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The Lazy Girl’s Guide To Natural Hair

Hair

Once upon a time, there was a baby naturalista who used to sit in front of the mirror every night, with her arms held high for over 45 minutes, trying to complete the perfect twist out.

As she huffed and puffed, she wished for a fairy godmother who could end her misery and just grant her poppin' curls at the flick of a wand. But, this naturalista eventually came to her senses and realized: ain't nobody got time for that.

Like many ladies, my time is precious. In a perfect world, I could spend 30-45 minutes every night crafting the perfect twist out, but it just doesn't work that way. Dinner needs to be cooked. Errands need to be run. Assignments need to be completed. In my opinion, one of the hardest parts about the transitioning process is the "orientation period" when you become oriented with your new hair texture, learning which products work best for you and simply building your artillery of no-fail hairstyles. It's not glamorous, and quite frankly, it can be very time consuming and demoralizing.

Related: The Truth About Transitioning from Relaxed to Natural

Despite the highs and lows of the "orientation period", there are ways to make your life a lot easier and still achieve your desired look. While there are nuances for every curl pattern, here is the lazy girl's guide to natural hair, 5 ways to save your precious time and energy:

Condition

Moisturize, moisturize, moisturize! Our hair needs a lot more moisture than our non-curly counterparts, and failure to keep our hair conditioned paves the road to breakage. When I had a relaxer, I'd probably dabble a few drops of hair oil on my scalp once a week and was good to go. If anything, I tried to limit usage of any oils or sheens that would make my relaxed hair look too weighed down. Now natural, I was shocked how much more I need to condition my hair, both in quantity and frequency, in order to achieve the shine and bounce needed for my hair to be healthy and malleable. I find styling 100% easier when my hair is well-conditioned (and a little damp). A lot of the frizziness and tangling I was encountering earlier in my transition process was the result of too little moisture, so now I am religious about leave-in conditioners and deep conditioning.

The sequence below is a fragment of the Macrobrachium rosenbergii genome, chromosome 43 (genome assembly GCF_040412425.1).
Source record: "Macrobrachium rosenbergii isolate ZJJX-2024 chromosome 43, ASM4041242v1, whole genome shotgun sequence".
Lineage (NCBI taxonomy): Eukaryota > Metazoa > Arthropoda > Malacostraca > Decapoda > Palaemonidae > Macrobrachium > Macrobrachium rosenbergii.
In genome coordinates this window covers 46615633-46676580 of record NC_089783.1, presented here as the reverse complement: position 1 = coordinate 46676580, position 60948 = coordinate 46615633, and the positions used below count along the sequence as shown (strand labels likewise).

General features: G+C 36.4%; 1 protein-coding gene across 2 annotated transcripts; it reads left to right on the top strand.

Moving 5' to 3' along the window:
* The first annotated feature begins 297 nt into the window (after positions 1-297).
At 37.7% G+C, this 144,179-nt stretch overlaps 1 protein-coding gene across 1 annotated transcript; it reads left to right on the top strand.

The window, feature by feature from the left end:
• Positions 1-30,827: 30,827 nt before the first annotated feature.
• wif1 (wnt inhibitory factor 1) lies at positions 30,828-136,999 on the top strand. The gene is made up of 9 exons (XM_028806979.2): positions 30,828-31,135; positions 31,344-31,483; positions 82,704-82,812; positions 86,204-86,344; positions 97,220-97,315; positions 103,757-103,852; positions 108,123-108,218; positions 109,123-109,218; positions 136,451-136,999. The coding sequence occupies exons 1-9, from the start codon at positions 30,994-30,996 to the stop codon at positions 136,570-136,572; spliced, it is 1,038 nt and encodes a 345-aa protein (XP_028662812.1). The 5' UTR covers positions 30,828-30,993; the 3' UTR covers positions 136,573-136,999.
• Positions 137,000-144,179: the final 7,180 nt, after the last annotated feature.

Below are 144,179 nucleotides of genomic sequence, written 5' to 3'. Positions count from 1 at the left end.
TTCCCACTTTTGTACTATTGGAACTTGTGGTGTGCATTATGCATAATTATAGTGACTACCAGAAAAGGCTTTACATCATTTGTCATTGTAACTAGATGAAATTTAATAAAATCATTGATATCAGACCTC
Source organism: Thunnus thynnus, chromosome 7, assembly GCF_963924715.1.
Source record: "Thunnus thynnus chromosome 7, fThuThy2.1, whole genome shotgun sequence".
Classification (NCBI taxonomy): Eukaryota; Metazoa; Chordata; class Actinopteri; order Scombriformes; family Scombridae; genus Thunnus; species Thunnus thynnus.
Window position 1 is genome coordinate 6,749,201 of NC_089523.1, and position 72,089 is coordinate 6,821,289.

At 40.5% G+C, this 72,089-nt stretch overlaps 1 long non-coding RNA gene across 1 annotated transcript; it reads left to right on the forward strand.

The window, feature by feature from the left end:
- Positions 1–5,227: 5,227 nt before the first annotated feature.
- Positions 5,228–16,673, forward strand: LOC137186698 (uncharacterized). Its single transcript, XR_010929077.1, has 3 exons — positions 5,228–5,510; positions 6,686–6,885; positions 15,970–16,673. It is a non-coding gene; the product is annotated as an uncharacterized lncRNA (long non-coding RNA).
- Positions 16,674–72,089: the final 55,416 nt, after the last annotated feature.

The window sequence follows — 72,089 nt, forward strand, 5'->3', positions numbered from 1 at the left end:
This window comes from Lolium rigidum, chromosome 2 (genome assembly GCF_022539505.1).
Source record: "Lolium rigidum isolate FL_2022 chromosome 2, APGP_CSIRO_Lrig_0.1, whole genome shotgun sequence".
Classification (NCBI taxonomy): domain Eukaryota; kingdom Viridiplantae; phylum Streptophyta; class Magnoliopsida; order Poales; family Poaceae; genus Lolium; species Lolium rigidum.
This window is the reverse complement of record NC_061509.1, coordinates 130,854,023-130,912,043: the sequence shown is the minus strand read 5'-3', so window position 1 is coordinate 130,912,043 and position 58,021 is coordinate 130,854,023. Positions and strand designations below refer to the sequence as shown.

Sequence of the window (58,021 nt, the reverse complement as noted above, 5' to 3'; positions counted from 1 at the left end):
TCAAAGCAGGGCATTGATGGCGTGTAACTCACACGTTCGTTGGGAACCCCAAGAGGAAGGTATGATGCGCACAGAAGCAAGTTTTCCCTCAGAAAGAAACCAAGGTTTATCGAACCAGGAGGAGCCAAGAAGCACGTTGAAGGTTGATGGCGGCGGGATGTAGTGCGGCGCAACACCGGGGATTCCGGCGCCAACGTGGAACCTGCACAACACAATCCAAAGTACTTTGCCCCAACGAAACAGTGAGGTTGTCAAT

Tip: Invest in finding your go-to leave in conditioner. For the days I'm in a hurry, my personal favorite is, It's a 10 Miracle Leave-In Conditioner, and the spray nozzle makes conditioning even faster.

My hair post-shower with only leave-in conditioner and no curling products.

Detangle in the Shower

Showers are a whole production in my household. Shaving and face masks aside, I have a whole detangling playlist created for my wash-days. The steam from the shower helps loosen your curls and open the pores in your scalp, allowing for products to be better absorbed. I typically part my hair into 4 sections with clips and then condition and detangle each section – the whole process complete by the time I'm done singing "Neighbors Know My Name" and "Rocket". Those extra 8-10 minutes in the shower save me an additional 20+ minutes while styling, especially if I'm doing a braid or twist out.

Tip: Detangle the ends of your hair first before working your way up to the roots. And, be gentle on your ends to avoid tearing or excess breakage.

KYP: Know Your Products!

This right here is the deal-breaker. My hair with and without products looks like two totally different curl patterns – two totally different people! Finding the products that work best for your hair takes time and it's important not to call off your entire natural hair journey because one product line doesn't work for you. I personally had a terrible experience using Cantu products and was convinced that the whole natural hair movement was a conspiracy created by beauty corporations to drain my bank account. Then, I found Shea Moisture, which went on to be my holy grail for the next year before I transitioned to As I Am products. The point is: products matter. Not only is styling easier with the right products, but they should help increase your overall hair health – which may even result in you "growing out of" and moving onto new products.

Tip: Watch YouTube videos with ladies who have similar textures to your curl pattern and then try the products that worked for them. Also, purchase "tester" hair products in smaller volumes, so you don't end up stuck with large quantities of a failed product.